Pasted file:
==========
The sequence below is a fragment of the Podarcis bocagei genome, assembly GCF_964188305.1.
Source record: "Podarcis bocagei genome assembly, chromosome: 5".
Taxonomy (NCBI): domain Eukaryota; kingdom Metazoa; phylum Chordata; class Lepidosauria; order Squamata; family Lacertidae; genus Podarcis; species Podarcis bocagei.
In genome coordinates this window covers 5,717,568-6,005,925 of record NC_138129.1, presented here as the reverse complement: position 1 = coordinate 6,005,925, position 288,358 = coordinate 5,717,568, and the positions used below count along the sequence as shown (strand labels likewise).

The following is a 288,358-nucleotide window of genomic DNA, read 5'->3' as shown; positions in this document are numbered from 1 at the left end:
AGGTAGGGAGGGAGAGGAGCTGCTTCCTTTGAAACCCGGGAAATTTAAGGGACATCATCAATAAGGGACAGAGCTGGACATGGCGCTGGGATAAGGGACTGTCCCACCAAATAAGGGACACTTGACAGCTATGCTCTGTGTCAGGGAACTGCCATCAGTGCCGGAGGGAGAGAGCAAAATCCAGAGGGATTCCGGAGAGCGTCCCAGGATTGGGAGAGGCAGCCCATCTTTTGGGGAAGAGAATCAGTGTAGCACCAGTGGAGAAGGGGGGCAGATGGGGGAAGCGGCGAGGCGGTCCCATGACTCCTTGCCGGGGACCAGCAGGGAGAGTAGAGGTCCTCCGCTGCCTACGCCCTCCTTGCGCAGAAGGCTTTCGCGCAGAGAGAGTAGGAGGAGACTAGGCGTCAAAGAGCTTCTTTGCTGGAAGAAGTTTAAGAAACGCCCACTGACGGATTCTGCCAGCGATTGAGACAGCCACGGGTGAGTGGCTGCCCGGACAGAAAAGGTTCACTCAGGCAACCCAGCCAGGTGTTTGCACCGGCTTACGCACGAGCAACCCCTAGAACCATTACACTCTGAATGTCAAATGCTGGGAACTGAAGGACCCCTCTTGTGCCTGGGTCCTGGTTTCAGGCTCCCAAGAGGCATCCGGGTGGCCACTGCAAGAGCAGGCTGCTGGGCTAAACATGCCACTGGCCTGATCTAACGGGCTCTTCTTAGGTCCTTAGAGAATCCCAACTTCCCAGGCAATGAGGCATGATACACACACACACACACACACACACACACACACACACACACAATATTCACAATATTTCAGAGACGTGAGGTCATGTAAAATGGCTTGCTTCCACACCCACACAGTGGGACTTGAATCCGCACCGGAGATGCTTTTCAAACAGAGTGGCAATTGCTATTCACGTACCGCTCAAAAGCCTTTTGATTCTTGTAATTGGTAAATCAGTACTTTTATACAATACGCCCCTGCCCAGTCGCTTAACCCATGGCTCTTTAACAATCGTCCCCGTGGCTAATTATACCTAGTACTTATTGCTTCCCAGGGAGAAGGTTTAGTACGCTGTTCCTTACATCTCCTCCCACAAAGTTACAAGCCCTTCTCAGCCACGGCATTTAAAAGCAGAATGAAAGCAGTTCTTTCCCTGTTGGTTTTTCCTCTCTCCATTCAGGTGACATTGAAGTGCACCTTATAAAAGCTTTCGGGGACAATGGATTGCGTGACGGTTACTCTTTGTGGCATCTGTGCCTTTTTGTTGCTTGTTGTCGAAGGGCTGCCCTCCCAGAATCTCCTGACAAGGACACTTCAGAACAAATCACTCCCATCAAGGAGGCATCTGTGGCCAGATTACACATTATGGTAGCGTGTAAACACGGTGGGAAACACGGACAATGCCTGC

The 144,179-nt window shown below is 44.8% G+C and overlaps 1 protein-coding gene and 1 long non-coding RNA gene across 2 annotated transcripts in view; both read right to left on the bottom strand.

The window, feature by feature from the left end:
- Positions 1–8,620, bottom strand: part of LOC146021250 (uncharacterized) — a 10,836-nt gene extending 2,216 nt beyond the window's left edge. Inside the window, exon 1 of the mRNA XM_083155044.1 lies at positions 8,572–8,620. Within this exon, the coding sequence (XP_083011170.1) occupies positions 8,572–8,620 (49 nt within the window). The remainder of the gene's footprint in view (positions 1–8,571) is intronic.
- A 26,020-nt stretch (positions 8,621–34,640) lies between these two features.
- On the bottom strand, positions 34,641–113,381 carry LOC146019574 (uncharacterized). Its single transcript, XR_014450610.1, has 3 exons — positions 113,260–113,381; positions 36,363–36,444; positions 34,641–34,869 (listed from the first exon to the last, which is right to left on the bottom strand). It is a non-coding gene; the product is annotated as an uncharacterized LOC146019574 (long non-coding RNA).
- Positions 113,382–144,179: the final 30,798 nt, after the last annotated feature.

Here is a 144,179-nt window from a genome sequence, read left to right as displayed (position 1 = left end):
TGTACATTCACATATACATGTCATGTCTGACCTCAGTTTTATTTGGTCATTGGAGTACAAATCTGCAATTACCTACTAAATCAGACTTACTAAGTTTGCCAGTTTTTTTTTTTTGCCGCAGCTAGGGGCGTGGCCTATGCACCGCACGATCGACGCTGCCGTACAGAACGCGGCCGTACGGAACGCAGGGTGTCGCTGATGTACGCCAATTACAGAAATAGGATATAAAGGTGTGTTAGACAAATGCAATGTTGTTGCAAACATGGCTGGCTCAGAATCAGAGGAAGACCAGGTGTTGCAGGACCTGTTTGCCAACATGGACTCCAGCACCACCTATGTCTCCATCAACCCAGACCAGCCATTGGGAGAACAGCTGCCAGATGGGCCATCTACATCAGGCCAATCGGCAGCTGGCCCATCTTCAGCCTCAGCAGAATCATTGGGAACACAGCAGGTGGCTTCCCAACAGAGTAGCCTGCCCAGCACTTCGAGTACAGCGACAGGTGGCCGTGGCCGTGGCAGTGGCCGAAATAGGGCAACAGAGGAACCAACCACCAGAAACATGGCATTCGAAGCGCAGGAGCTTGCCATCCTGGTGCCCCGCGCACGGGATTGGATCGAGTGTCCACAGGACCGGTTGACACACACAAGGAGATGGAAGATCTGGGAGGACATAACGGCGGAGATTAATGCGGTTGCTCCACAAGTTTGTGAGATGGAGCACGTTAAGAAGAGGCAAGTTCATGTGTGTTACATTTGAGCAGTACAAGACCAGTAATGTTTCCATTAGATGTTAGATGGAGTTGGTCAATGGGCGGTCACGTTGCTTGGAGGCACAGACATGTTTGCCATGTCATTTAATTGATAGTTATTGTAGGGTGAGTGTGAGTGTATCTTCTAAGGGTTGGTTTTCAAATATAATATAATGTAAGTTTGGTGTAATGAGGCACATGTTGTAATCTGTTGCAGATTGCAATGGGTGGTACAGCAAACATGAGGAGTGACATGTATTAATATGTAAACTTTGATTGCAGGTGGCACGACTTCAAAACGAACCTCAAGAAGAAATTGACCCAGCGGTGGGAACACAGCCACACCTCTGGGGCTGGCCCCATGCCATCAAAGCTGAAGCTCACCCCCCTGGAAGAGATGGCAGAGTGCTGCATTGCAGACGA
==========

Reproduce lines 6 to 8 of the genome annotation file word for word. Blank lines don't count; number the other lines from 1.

AGGTAGGGAGGGAGAGGAGCTGCTTCCTTTGAAACCCGGGAAATTTAAGGGACATCATCAATAAGGGACAGAGCTGGACATGGCGCTGGGATAAGGGACTGTCCCACCAAATAAGGGACACTTGACAGCTATGCTCTGTGTCAGGGAACTGCCATCAGTGCCGGAGGGAGAGAGCAAAATCCAGAGGGATTCCGGAGAGCGTCCCAGGATTGGGAGAGGCAGCCCATCTTTTGGGGAAGAGAATCAGTGTAGCACCAGTGGAGAAGGGGGGCAGATGGGGGAAGCGGCGAGGCGGTCCCATGACTCCTTGCCGGGGACCAGCAGGGAGAGTAGAGGTCCTCCGCTGCCTACGCCCTCCTTGCGCAGAAGGCTTTCGCGCAGAGAGAGTAGGAGGAGACTAGGCGTCAAAGAGCTTCTTTGCTGGAAGAAGTTTAAGAAACGCCCACTGACGGATTCTGCCAGCGATTGAGACAGCCACGGGTGAGTGGCTGCCCGGACAGAAAAGGTTCACTCAGGCAACCCAGCCAGGTGTTTGCACCGGCTTACGCACGAGCAACCCCTAGAACCATTACACTCTGAATGTCAAATGCTGGGAACTGAAGGACCCCTCTTGTGCCTGGGTCCTGGTTTCAGGCTCCCAAGAGGCATCCGGGTGGCCACTGCAAGAGCAGGCTGCTGGGCTAAACATGCCACTGGCCTGATCTAACGGGCTCTTCTTAGGTCCTTAGAGAATCCCAACTTCCCAGGCAATGAGGCATGATACACACACACACACACACACACACACACACACACACACACAATATTCACAATATTTCAGAGACGTGAGGTCATGTAAAATGGCTTGCTTCCACACCCACACAGTGGGACTTGAATCCGCACCGGAGATGCTTTTCAAACAGAGTGGCAATTGCTATTCACGTACCGCTCAAAAGCCTTTTGATTCTTGTAATTGGTAAATCAGTACTTTTATACAATACGCCCCTGCCCAGTCGCTTAACCCATGGCTCTTTAACAATCGTCCCCGTGGCTAATTATACCTAGTACTTATTGCTTCCCAGGGAGAAGGTTTAGTACGCTGTTCCTTACATCTCCTCCCACAAAGTTACAAGCCCTTCTCAGCCACGGCATTTAAAAGCAGAATGAAAGCAGTTCTTTCCCTGTTGGTTTTTCCTCTCTCCATTCAGGTGACATTGAAGTGCACCTTATAAAAGCTTTCGGGGACAATGGATTGCGTGACGGTTACTCTTTGTGGCATCTGTGCCTTTTTGTTGCTTGTTGTCGAAGGGCTGCCCTCCCAGAATCTCCTGACAAGGACACTTCAGAACAAATCACTCCCATCAAGGAGGCATCTGTGGCCAGATTACACATTATGGTAGCGTGTAAACACGGTGGGAAACACGGACAATGCCTGC

The 144,179-nt window shown below is 44.8% G+C and overlaps 1 protein-coding gene and 1 long non-coding RNA gene across 2 annotated transcripts in view; both read right to left on the bottom strand.

The window, feature by feature from the left end: